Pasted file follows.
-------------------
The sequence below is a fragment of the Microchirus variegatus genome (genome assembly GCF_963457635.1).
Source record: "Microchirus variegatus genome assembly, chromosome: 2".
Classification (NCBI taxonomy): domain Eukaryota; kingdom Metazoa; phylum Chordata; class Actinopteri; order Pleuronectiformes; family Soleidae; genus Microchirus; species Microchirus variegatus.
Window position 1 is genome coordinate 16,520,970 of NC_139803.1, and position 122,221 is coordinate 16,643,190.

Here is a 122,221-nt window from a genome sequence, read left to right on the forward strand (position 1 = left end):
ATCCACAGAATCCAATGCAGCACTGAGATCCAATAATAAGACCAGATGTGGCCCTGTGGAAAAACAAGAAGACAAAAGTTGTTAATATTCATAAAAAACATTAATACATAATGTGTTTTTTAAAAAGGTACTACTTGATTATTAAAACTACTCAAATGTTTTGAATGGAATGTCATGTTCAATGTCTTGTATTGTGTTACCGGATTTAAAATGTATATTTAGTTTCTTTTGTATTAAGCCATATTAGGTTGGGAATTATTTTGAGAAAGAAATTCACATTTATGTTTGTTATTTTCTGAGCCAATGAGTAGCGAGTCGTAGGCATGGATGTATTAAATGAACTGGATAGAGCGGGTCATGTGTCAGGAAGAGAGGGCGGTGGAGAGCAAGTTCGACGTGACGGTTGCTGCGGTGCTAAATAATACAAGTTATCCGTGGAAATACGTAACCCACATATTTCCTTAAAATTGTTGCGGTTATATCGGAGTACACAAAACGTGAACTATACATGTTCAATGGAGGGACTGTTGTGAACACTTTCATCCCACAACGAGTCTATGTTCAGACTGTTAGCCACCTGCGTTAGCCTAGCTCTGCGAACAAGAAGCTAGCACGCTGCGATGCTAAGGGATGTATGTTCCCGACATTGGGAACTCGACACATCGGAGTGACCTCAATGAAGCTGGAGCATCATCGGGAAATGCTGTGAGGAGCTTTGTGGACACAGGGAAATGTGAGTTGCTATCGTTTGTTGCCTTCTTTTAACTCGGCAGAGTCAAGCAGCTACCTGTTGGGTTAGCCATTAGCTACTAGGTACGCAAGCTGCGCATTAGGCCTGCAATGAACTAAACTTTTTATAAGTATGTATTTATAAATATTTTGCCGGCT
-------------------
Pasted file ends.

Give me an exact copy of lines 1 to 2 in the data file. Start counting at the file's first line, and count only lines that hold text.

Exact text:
The sequence below is a fragment of the Microchirus variegatus genome (genome assembly GCF_963457635.1).
Source record: "Microchirus variegatus genome assembly, chromosome: 2".